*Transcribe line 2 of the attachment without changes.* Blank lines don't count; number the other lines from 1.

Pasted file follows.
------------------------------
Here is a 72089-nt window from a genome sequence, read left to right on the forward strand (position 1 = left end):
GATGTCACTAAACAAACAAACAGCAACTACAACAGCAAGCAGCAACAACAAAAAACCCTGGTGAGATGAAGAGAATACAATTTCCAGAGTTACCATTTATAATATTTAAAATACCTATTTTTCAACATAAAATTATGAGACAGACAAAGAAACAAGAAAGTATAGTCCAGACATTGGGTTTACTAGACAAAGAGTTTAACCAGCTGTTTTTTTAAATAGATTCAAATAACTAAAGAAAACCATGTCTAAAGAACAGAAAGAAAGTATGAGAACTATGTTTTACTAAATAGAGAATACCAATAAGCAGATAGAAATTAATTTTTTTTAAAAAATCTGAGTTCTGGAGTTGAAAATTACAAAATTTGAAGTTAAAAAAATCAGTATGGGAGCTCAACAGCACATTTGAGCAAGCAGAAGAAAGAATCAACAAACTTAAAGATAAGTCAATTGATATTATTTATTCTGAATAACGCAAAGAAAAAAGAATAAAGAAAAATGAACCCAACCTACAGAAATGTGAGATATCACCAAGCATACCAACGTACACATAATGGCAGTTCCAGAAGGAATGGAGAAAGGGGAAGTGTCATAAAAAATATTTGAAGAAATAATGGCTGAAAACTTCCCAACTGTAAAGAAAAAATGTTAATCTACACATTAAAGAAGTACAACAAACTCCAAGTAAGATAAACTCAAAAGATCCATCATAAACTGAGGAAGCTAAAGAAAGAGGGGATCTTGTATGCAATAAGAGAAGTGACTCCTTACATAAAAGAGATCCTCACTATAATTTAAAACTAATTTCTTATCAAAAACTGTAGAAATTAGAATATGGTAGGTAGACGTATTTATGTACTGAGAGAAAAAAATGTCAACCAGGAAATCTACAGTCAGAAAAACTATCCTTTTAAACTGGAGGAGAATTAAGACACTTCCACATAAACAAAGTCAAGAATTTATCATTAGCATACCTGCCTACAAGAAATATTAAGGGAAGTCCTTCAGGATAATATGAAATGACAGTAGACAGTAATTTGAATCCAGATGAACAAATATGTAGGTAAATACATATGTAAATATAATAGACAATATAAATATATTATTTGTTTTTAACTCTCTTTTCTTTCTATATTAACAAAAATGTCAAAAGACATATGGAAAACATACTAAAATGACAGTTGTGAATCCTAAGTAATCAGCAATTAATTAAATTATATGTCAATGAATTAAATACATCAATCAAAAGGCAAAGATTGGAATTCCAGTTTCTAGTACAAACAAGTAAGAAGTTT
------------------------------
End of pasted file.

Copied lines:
GATGTCACTAAACAAACAAACAGCAACTACAACAGCAAGCAGCAACAACAAAAAACCCTGGTGAGATGAAGAGAATACAATTTCCAGAGTTACCATTTATAATATTTAAAATACCTATTTTTCAACATAAAATTATGAGACAGACAAAGAAACAAGAAAGTATAGTCCAGACATTGGGTTTACTAGACAAAGAGTTTAACCAGCTGTTTTTTTAAATAGATTCAAATAACTAAAGAAAACCATGTCTAAAGAACAGAAAGAAAGTATGAGAACTATGTTTTACTAAATAGAGAATACCAATAAGCAGATAGAAATTAATTTTTTTTAAAAAATCTGAGTTCTGGAGTTGAAAATTACAAAATTTGAAGTTAAAAAAATCAGTATGGGAGCTCAACAGCACATTTGAGCAAGCAGAAGAAAGAATCAACAAACTTAAAGATAAGTCAATTGATATTATTTATTCTGAATAACGCAAAGAAAAAAGAATAAAGAAAAATGAACCCAACCTACAGAAATGTGAGATATCACCAAGCATACCAACGTACACATAATGGCAGTTCCAGAAGGAATGGAGAAAGGGGAAGTGTCATAAAAAATATTTGAAGAAATAATGGCTGAAAACTTCCCAACTGTAAAGAAAAAATGTTAATCTACACATTAAAGAAGTACAACAAACTCCAAGTAAGATAAACTCAAAAGATCCATCATAAACTGAGGAAGCTAAAGAAAGAGGGGATCTTGTATGCAATAAGAGAAGTGACTCCTTACATAAAAGAGATCCTCACTATAATTTAAAACTAATTTCTTATCAAAAACTGTAGAAATTAGAATATGGTAGGTAGACGTATTTATGTACTGAGAGAAAAAAATGTCAACCAGGAAATCTACAGTCAGAAAAACTATCCTTTTAAACTGGAGGAGAATTAAGACACTTCCACATAAACAAAGTCAAGAATTTATCATTAGCATACCTGCCTACAAGAAATATTAAGGGAAGTCCTTCAGGATAATATGAAATGACAGTAGACAGTAATTTGAATCCAGATGAACAAATATGTAGGTAAATACATATGTAAATATAATAGACAATATAAATATATTATTTGTTTTTAACTCTCTTTTCTTTCTATATTAACAAAAATGTCAAAAGACATATGGAAAACATACTAAAATGACAGTTGTGAATCCTAAGTAATCAGCAATTAATTAAATTATATGTCAATGAATTAAATACATCAATCAAAAGGCAAAGATTGGAATTCCAGTTTCTAGTACAAACAAGTAAGAAGTTT